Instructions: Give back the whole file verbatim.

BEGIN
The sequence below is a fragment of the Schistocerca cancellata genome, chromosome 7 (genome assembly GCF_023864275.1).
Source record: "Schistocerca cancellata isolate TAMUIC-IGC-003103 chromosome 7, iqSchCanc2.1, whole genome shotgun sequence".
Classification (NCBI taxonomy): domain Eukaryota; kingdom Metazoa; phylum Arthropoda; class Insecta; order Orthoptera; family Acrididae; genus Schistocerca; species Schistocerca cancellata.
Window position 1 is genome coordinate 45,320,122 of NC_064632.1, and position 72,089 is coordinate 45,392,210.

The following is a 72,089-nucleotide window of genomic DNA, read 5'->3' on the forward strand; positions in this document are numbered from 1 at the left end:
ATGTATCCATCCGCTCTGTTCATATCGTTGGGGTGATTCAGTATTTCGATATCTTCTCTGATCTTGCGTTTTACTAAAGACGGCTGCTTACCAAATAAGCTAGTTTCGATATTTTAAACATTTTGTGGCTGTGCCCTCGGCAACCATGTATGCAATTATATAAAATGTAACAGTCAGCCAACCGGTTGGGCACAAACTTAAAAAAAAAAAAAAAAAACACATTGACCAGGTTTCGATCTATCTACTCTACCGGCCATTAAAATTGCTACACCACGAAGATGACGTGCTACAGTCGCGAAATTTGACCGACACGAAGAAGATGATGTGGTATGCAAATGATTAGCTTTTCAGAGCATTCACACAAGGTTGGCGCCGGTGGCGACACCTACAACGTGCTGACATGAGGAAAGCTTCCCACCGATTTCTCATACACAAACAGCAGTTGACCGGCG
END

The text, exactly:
The sequence below is a fragment of the Schistocerca cancellata genome, chromosome 7 (genome assembly GCF_023864275.1).
Source record: "Schistocerca cancellata isolate TAMUIC-IGC-003103 chromosome 7, iqSchCanc2.1, whole genome shotgun sequence".
Classification (NCBI taxonomy): domain Eukaryota; kingdom Metazoa; phylum Arthropoda; class Insecta; order Orthoptera; family Acrididae; genus Schistocerca; species Schistocerca cancellata.
Window position 1 is genome coordinate 45,320,122 of NC_064632.1, and position 72,089 is coordinate 45,392,210.

The following is a 72,089-nucleotide window of genomic DNA, read 5'->3' on the forward strand; positions in this document are numbered from 1 at the left end:
ATGTATCCATCCGCTCTGTTCATATCGTTGGGGTGATTCAGTATTTCGATATCTTCTCTGATCTTGCGTTTTACTAAAGACGGCTGCTTACCAAATAAGCTAGTTTCGATATTTTAAACATTTTGTGGCTGTGCCCTCGGCAACCATGTATGCAATTATATAAAATGTAACAGTCAGCCAACCGGTTGGGCACAAACTTAAAAAAAAAAAAAAAAAACACATTGACCAGGTTTCGATCTATCTACTCTACCGGCCATTAAAATTGCTACACCACGAAGATGACGTGCTACAGTCGCGAAATTTGACCGACACGAAGAAGATGATGTGGTATGCAAATGATTAGCTTTTCAGAGCATTCACACAAGGTTGGCGCCGGTGGCGACACCTACAACGTGCTGACATGAGGAAAGCTTCCCACCGATTTCTCATACACAAACAGCAGTTGACCGGCG